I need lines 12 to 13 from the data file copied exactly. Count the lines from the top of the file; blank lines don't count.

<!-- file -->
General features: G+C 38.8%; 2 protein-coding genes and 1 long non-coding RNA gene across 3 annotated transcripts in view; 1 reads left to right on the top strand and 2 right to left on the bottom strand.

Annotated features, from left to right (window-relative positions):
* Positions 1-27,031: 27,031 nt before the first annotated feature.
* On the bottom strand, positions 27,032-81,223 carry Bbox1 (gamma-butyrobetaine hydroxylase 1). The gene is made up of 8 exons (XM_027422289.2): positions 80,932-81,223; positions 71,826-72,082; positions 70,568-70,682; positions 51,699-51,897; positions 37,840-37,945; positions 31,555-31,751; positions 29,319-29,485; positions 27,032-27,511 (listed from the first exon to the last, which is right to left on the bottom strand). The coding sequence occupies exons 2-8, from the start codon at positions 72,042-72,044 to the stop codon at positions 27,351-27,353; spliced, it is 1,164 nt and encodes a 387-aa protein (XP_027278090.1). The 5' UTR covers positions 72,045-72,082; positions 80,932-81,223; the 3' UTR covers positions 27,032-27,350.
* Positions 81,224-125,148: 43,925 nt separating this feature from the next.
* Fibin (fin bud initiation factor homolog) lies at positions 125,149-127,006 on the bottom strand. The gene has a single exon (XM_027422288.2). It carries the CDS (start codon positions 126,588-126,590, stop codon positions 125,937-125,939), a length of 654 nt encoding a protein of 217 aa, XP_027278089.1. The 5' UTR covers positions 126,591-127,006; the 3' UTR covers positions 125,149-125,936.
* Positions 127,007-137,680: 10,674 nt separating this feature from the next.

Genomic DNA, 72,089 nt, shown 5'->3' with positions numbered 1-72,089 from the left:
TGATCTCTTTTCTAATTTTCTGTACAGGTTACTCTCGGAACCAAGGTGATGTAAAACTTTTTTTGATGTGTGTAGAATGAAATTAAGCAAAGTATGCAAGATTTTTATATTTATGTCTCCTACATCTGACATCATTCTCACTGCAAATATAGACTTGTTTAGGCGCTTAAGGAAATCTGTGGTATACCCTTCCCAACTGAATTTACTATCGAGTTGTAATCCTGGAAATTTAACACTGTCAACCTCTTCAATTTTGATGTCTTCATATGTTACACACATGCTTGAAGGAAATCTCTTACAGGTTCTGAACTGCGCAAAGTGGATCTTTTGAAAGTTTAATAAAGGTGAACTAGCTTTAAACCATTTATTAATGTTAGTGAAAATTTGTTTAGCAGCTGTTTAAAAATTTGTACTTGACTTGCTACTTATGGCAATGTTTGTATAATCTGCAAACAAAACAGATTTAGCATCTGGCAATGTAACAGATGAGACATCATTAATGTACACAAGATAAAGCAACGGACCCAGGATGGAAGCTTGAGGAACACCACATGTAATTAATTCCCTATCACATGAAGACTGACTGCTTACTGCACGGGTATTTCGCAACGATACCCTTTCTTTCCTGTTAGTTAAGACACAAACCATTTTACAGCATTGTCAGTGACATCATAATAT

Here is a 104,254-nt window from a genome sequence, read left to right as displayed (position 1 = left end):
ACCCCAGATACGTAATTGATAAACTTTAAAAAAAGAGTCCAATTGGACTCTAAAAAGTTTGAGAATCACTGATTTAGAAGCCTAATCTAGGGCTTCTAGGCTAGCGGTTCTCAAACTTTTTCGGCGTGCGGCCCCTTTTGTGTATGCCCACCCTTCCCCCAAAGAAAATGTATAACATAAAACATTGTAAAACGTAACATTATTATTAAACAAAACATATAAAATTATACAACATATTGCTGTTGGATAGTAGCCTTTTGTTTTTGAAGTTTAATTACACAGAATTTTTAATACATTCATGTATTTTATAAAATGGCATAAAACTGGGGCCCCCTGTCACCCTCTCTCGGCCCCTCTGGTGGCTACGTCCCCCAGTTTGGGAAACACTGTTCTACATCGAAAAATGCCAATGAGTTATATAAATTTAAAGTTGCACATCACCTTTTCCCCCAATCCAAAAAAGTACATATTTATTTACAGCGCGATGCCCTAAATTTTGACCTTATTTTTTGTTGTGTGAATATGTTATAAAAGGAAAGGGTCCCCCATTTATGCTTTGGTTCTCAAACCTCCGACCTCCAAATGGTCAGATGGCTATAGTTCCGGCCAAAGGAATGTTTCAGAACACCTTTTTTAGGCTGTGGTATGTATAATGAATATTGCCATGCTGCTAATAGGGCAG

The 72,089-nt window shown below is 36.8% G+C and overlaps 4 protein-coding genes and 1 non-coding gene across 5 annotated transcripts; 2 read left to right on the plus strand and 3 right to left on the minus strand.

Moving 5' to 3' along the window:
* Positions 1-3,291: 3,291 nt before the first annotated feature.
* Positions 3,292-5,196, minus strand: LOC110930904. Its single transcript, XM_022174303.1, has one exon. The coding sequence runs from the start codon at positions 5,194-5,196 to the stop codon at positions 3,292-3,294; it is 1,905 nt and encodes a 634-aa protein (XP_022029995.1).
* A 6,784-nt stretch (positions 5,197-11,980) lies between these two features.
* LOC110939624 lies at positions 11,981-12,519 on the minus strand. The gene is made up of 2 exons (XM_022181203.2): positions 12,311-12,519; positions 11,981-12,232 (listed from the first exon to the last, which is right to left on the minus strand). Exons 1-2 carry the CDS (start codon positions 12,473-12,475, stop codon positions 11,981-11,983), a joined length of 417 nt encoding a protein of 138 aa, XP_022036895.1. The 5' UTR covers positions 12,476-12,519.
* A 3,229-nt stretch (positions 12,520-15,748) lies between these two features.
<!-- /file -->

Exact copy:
The 72,089-nt window shown below is 36.8% G+C and overlaps 4 protein-coding genes and 1 non-coding gene across 5 annotated transcripts; 2 read left to right on the plus strand and 3 right to left on the minus strand.

Moving 5' to 3' along the window: